LARGO, Fla - Yadira Calderon's daughter, 6-year-old Thomais, shares many similarities with Jenny Caballero, an 11-year-old special needs student who attended school in Hillsborough County .
There are slight differences between the girls.
Thomais is five years younger, attends school in Pinellas County and is autistic. Caballero had Down's Syndrome and attended Roger's Middle School in Riverview.
There is one big difference between the girls. Calderon hopes her daughter's story doesn't end like Caballero's.
Caballero drowned in a retention pond behind Roger's Middle School on October 22, 2012. Caballero was under the supervision of six teacher's aides when she wandered out of an indoor gym class unnoticed.
Calderon, parents of other special needs students as well as teachers warned Pinellas County School District leaders Wednesday night that budget cuts could result in more children being harmed or even killed.
"Different skills, different needs, one teacher and one assistant and there are toileting issues," explained Calderon of conditions in special needs classrooms throughout the district.
Calderon, a special needs teacher's aide herself, told ABC Action News she became so concerned for her daughter's safety, she transferred Thomais to another school this year.
Special needs teacher Jennifer Lumm works at San Jose Elementary in Dunedin.
District leaders featured the school in an online video on their website.
"As you enter our school, which is home to over 460 students, you will see how clean and safe it is," explained the narrator.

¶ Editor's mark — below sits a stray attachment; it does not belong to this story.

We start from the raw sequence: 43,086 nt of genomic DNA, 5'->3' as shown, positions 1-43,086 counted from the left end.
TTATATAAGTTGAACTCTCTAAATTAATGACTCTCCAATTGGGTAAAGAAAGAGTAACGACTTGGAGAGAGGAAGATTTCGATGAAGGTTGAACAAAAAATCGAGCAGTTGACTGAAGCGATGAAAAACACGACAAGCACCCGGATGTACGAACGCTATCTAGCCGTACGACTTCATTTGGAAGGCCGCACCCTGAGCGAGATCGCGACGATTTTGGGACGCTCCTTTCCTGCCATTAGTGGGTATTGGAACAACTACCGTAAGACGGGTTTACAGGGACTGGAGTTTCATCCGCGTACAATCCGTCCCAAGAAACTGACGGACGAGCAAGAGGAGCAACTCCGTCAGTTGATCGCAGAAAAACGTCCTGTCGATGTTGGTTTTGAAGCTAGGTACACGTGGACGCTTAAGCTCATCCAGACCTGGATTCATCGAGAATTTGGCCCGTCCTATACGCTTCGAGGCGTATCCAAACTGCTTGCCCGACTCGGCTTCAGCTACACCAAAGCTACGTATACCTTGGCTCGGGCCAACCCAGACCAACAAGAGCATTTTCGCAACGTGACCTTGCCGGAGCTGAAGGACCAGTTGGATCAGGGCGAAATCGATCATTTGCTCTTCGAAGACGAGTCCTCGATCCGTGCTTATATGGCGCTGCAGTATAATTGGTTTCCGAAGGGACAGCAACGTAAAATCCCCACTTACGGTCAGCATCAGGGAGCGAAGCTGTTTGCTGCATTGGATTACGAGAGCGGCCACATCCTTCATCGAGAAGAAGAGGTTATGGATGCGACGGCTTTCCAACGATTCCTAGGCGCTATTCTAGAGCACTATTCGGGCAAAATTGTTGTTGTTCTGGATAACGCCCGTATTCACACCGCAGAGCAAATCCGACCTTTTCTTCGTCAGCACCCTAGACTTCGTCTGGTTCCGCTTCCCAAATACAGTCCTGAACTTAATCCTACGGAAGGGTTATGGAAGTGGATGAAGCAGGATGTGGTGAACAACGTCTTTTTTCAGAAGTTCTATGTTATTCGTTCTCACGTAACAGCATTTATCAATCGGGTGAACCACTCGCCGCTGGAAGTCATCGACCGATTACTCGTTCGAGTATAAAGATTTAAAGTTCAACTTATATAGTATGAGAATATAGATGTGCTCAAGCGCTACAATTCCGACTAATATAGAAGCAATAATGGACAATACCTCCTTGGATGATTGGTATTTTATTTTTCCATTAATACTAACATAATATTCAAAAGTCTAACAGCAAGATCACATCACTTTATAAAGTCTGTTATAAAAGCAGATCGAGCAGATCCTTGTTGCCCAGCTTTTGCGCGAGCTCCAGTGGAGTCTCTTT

A different picture was painted at the meeting.
Lumm sites under-staffing as the primary problem and explained teachers are becoming more like babysitters.
"We can't keep an eye on the kids and ensure their safety and teach them at the same time," said Lumm.
Lumm added some of her students are in diapers, others need help eating and a some throw frequent tantrums.
Executive Director of the Exceptional Student Education program in Pinellas County, Dr. Lisa Grant Eh.D, fielded questions for two hours.
However, her answers were not what parents wanted to hear.
Grant explained that in the 2015 school year, special needs teachers would lose one or more of their assistants citing fiscal responsibility.
"I think we are in the middle of change and change is difficult," said Dr. Grant.
Grant also delivered more frustrating news. The district is moving forward with what they are referring to as "clustering" of special needs classrooms across the district.
In other words, the district is consolidating, widening the gap between student teacher ratio even more. In addition, Grant acknowledged some students would have to be bused to new schools, some of which are 45 minutes to an hour away from their homes.
"We believe in the long run it is better for students to give them better services," Grant explained.
Lumm said these cutbacks only spell trouble.
"They are saying they want the kids to succeed but really they are taking that support away from us to help these kids succeed," she concluded.
Lumm told ABC Action News she refuses to compromise the safety and welfare of her students.
Parents, teachers and district leaders are slated to meet again on May 14.
Some parents worry between now and then a student could be harmed.
CABALLERO SETTLEMENT & CHANGES TO ESE PROGRAM